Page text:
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Not Everything Is About the Inside

It Is Better to Spend Money on Material Goods Over Experiences


Photo by Julie Fader on Unsplash


“Money doesn’t buy happiness.”


This platitude is often used to express that there is more to life than wealth. The saying is true only to some extent, though, as money itself does not buy happiness, just like it can’t bring true love in the American novel “The Great Gatsby.” Still, the materials and experiences that money buys contribute to positive feelings. When talking about wealth, most people imagine a great deal of material possession. Many admit that experiences bring happiness; however, only a few agree with the same statement about material goods. Despite the common notion that material possessions are always linked to superficial happiness, it is crucial to acknowledge the importance of material goods.


Under the growing dominance of the experience economy, many individuals have started spending money on experiences rather than physical items. What most people forget to acknowledge, however, is that spending money on experiences involves a lot of risks of the unknown. Unlike physical items, experiences involve a lot of uncertainty. Traveling, for example, sounds like a wonderful event that helps people relieve stress and build memories, but even with the same travel destination, the experience of traveling is different for each individual. When people think they did not make the most fun out of traveling due to unexpected incidents, such as weather issues, it is easy to believe that all of their money spent turned into a waste. All of these unwanted events are easier to avoid with material goods, especially with copious amounts of reviews on the internet. Therefore, spending money on physical items is more likely to bring the happiness that consumers anticipate.


There are indeed once-in-a-lifetime experiences that give people special memories; however, not everyone can afford them. According to research by Wendy Wood at the University of Southern California, people who are less financially advantaged feel just as much, if not more, happiness spending on material objects over experiences. Experiences in general end quickly, while materials last until they can be used up. Thus, for individuals with less financial privileges, materials provide long-term happiness that they can experience daily. In addition, a majority of people look for materials before they look for experiences. Even though those with more financial opportunities can seek desired experiences regularly without any stress, those individuals only constitute a small portion of the national or global population. In fact, a 2023 survey conducted by Bankrate revealed that 58% of American adults who are not going to any vacation reported that they cannot afford it, while a different survey from Go City found that 37% of Americans chose balancing traveling expenses with other financial duties as their primary concern when it comes to traveling expenses. Therefore, considering the larger proportion of the population, spending money on material goods is more worth it.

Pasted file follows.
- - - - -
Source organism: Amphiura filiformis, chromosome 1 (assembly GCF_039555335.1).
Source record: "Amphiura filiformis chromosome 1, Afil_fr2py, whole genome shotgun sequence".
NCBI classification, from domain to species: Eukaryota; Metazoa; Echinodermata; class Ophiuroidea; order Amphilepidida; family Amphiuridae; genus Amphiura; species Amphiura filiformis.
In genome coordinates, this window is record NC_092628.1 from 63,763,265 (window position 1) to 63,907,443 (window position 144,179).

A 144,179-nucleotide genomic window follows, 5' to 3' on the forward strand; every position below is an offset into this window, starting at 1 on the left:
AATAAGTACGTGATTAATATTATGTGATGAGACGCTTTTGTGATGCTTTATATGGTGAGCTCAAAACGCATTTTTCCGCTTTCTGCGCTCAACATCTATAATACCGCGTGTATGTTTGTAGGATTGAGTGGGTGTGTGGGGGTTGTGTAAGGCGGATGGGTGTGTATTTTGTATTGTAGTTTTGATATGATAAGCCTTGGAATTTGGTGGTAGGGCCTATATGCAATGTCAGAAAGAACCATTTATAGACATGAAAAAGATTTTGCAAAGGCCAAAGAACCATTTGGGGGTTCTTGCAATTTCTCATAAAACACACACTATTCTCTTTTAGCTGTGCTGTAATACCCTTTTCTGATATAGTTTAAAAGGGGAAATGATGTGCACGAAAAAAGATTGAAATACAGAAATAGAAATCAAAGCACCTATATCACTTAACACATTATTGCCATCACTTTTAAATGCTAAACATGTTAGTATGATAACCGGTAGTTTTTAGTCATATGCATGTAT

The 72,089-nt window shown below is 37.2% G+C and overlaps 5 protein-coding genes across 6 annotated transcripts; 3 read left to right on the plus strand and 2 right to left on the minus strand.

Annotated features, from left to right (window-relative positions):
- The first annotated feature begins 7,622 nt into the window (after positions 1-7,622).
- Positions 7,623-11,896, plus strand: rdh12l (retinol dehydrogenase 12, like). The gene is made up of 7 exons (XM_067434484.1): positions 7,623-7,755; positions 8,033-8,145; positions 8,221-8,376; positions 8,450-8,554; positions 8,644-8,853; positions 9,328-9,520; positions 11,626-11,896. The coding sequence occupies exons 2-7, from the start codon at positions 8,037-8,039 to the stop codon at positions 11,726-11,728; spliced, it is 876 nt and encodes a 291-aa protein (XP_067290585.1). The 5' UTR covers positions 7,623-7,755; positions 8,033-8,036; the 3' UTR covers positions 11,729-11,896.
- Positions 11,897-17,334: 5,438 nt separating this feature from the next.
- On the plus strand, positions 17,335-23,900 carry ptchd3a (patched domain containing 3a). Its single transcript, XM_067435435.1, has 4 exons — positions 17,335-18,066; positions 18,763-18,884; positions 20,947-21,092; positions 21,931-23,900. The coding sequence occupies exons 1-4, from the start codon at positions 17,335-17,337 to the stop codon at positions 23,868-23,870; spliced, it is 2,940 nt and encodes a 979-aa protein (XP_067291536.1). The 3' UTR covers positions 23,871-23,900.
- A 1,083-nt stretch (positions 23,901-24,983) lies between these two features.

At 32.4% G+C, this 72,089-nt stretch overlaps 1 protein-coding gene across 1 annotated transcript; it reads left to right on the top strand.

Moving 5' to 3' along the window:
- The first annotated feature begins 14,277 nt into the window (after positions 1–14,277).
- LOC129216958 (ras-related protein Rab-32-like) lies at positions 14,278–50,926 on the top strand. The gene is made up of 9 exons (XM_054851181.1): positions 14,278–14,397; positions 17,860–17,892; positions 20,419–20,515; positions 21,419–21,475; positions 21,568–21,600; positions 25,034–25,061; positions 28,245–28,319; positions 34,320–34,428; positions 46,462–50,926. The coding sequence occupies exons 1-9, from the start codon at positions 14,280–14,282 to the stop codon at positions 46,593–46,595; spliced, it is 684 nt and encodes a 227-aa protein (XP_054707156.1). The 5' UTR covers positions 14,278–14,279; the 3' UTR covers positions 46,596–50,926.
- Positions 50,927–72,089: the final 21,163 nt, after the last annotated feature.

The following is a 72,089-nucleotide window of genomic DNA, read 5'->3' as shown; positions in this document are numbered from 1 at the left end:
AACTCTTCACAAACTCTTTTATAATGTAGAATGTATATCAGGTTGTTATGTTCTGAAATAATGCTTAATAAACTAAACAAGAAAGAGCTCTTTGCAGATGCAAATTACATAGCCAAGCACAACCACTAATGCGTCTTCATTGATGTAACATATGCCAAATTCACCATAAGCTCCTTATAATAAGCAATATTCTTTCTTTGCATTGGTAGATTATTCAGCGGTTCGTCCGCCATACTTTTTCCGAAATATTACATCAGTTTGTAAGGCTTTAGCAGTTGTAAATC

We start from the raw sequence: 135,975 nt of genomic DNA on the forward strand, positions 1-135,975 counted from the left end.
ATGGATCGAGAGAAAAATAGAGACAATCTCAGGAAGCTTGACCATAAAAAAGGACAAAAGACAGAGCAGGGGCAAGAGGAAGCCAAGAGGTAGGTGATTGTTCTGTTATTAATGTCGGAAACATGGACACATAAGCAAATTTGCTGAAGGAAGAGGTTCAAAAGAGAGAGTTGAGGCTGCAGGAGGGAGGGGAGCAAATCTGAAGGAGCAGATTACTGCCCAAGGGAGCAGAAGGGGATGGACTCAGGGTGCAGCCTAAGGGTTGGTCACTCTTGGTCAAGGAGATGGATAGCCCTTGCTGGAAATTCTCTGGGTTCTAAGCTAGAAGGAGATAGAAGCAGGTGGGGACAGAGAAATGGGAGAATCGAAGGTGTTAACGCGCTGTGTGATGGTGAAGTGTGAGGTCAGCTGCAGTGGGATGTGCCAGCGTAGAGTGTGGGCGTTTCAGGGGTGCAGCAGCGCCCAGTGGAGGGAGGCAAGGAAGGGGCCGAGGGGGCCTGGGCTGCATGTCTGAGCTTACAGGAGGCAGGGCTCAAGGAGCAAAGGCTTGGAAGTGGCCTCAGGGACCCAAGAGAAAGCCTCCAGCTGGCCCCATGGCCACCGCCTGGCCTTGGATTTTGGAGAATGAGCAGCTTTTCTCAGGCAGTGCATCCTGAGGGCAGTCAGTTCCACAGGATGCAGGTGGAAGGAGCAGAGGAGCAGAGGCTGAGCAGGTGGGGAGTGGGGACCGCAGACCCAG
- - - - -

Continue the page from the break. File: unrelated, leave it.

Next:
One of the most common mistakes that people make when discussing material goods is only taking the superficial advantages into their account. Despite the general assumption that experiences more often benefit people on the inside, materials are sometimes more helpful for individuals to develop certain skills. Musical instruments, athletic items and art products are all examples of goods that not only help develop individuals’ skills for hobbies but also encourage personal growth as individuals put more effort into polishing their skills. With these benefits, material goods can bring individuals something that mere experiences cannot.


A common claim from advocates of experiences is that experiences form better and longer memories. Ever since an individual is born, different kinds of experiences shape core memories and a sense of self of the individual. One study found that when participants were asked to list the five most memorable experiences and material purchases and summarize their lives using the lists, participants were almost twice as likely to include their experiences versus material purchases. This finding confirms that experiences make greater contributions to one’s identity when compared with material goods.


However, it is necessary to acknowledge that material goods also contribute to enhanced memories. For example, a cup that you buy at a local market in your neighborhood would not have the same meaning as a cup that you buy at a traditional store during a trip on an island. To elaborate, even after the island trip is over, whenever you look at the cup, the item will bring back specific memories from the trip, making the experience more enriched and long-lasting. In other words, buying things at certain locations that are meaningful to an individual makes the purchase more special and memorable.


As experiences have received growing recognition in their value, many feel hesitant or guilty about spending a considerable amount of money on something tangible. However, spending money on materials almost always meets the expectation and provides opportunities to develop certain skills for everyone, regardless of their economic status. Regarding these positive effects of material goods, it is safe to say that spending money on those items over experiences is more worthwhile, and more appreciation is needed for them.

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Andy Poll

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